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MCGRATH: ‘Monsters’ book takes ’85 Bears further than ever

Glencoe native Rich Cohen New Trier graduate was motivated by his own infatuatiwith 1985 Bears writing definitive book team. |

Glencoe native Rich Cohen, a New Trier graduate, was motivated by his own infatuation with the 1985 Bears in writing the definitive book on the team. | Mike Thomas/Sun-Times

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Updated: December 4, 2013 6:24AM

Dick Schaap was a prolific author, an engaging broadcaster and an undisputed heavyweight journalist, as well as a quintessential New Yorker. He was asked once why he had never undertaken a biography of Mickey Mantle, the quintessential New York hero.

Not much ground left to plow, Schaap explained, noting that more books had been written about the Mick than were contained in the Bible.

That’s probably true. And there probably won’t be any more, and not because Mantle died in 1997. The Last Boy: Mickey Mantle and the End of America’s Childhood, written by Jane Leavy in 2010, is too definitive a dissection of a fascinating, flawed life to be anything but the last word on the Mick.

The 1985 Bears (hold your applause, please) aren’t quite in Mantle’s league as source material for the literati, although entire forests have given their lives to the pursuit of the truth about Mongo, the Fridge, Danimal and other larger-than-life characters on Da Coach’s rambunctious squad. The search ends with Monsters: The 1985 Chicago Bears and the Wild Heart of Football, out this week.

Author Rich Cohen was a 17-year-old New Trier High School senior as the Bears were laying waste to the NFL in 1985, capping the most dominant season in league history with a 43-point pillaging of the hapless New England Patriots in Super Bowl XX. Cohen finagled his way to New Orleans and bore witness. Those Bears were his team and Jim McMahon was his guy, and his quest to understand the attraction 28 years later makes for a story that reflects Chicago — rough, tough and defiant to a man, the ’85 Bears are the embodiment of this city’s self-image.

‘‘In a selfish way, I’m trying to relive what was a really good time in my life,’’ Cohen told me last week. ‘‘I also wanted to find out what’s become of those guys. Some of them are still pretty visible, but not all of them. What happens after you’re on top of the world as a young man?’’

Cohen, now 45, knows and loves sports — the Cubs occupy a place in his heart right next to the Bears. He considers himself a generalist as a writer and is a contributing editor to Vanity Fair and Rolling Stone. Before Monsters, his best-known work was The Fish That Ate the Whale, an absorbing account of how a New Orleans businessman named Sam Zemurray became a dominant figure in 1950s Central America through brazen manipulation of the banana trade.

Revisiting the team and reliving a time that defined his teenage years is a labor of love for Cohen. The intractable Mike Ditka-Buddy Ryan relationship, McMahon’s Svengali-like command of the locker room, George Halas’ spectral presence over all things Bears . . . some of the book’s strongest material won’t come as news to most Bears fans. It is Cohen’s skillful compilation and shrewd interpretation of the total package that make the book work. He combines intelligence and insight with a reporter’s eye for detail and a novelist’s writing chops.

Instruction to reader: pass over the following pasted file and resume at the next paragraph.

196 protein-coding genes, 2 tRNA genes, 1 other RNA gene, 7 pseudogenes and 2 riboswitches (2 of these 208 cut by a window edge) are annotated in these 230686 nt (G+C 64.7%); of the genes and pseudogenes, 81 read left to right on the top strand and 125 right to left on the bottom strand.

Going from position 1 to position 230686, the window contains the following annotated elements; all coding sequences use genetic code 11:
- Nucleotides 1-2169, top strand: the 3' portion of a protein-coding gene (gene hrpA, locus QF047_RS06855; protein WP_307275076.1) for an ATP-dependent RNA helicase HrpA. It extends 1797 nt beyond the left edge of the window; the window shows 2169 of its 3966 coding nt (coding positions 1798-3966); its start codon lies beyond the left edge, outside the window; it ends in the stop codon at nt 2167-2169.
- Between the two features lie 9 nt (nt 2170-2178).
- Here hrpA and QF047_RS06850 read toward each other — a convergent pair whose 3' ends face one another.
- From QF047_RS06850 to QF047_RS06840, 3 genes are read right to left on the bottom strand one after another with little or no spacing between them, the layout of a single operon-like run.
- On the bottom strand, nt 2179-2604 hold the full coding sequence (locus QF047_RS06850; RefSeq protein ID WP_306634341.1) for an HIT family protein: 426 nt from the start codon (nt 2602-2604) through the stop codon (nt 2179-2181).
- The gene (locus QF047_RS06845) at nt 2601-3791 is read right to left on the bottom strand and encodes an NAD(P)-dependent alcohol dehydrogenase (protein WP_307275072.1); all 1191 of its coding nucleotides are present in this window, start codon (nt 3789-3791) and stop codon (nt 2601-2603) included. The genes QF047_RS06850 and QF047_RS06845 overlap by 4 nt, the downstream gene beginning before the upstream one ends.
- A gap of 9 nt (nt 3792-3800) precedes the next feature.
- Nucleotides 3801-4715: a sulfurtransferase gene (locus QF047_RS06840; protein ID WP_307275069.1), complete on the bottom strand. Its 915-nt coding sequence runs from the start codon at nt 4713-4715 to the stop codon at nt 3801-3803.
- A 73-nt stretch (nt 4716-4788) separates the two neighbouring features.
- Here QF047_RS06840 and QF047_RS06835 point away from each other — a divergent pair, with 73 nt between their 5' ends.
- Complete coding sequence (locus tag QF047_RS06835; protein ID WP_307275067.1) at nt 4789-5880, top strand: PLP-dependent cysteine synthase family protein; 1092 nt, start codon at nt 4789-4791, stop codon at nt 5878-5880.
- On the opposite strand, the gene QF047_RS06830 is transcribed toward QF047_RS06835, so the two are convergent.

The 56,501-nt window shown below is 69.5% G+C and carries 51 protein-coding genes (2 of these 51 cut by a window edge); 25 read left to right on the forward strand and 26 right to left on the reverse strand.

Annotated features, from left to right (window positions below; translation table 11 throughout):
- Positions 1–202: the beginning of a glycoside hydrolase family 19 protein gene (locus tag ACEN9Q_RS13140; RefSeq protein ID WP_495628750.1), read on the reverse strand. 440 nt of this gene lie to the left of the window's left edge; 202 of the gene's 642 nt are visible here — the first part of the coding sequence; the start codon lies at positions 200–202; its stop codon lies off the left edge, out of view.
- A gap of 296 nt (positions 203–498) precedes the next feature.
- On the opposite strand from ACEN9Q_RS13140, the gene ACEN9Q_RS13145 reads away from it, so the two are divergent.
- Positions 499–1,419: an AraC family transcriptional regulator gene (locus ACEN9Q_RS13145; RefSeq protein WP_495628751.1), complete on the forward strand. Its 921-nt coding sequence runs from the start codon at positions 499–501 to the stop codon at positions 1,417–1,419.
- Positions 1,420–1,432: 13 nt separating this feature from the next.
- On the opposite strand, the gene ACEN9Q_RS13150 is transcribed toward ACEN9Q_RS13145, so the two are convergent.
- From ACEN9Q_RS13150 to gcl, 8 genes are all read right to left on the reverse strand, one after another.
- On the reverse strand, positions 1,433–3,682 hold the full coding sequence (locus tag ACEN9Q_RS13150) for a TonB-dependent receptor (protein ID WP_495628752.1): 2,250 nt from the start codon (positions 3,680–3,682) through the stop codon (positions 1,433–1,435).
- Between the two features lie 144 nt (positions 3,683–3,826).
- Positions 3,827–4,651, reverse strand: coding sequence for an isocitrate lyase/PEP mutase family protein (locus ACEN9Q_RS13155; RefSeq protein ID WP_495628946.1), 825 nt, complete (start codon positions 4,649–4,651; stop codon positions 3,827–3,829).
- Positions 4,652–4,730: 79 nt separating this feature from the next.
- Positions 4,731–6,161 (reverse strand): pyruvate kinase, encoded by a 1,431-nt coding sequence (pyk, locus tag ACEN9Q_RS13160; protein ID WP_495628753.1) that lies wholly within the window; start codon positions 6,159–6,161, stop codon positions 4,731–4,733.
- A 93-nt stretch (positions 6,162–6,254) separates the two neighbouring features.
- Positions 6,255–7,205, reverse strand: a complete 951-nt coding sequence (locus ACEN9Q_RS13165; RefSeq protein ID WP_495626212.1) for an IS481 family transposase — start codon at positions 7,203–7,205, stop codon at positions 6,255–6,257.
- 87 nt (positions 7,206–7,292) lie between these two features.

Then as now, Ditka’s sneering, snarling persona touches everything, but Cohen was surprised to discover that one common perception of Da Coach is a false one.

‘‘He has this reputation as a hard-ass disciplinarian, but he really wasn’t,’’ Cohen says. ‘‘He’d been an outspoken guy who said and did some controversial things as a player, so he let his players do their thing, and these amazing characters emerged.

‘‘They were all over New Orleans the week of the game, drinking, socializing, mingling with fans. You never saw the Patriots, who were sequestered with a curfew. How’d that work out?’’

Doug Plank had given his body to the cause and was gone from the roster by 1985 but hardly forgotten. The ferocious ‘‘46’’ defense that drove the Bears’ success and fueled their swagger owed its name to Plank’s number and its quarterback-defiling attitude to his spirit. Cohen considers Plank one of the smartest men he has encountered, thankfully free of the pervasive head trauma that is gradually rendering his notoriously reckless style obsolete.

‘‘Attack, attack, attack — that was the mentality,’’ Plank says. ‘‘Football is chess. You can capture all my pawns, but if I tip over that king, I win.’’

What Cohen’s book does better than its predecessors is transform its subjects from cartoon characters — think Mongo McMichael’s boozy gentlemen’s club commercials — into real people with talents, flaws, loves, hates, fears, pleasures, anxieties, joys . . . human beings, just like the rest of us, only bigger, faster, stronger, tougher, braver, etc.

And winners of one in a row. Still hard to figure.

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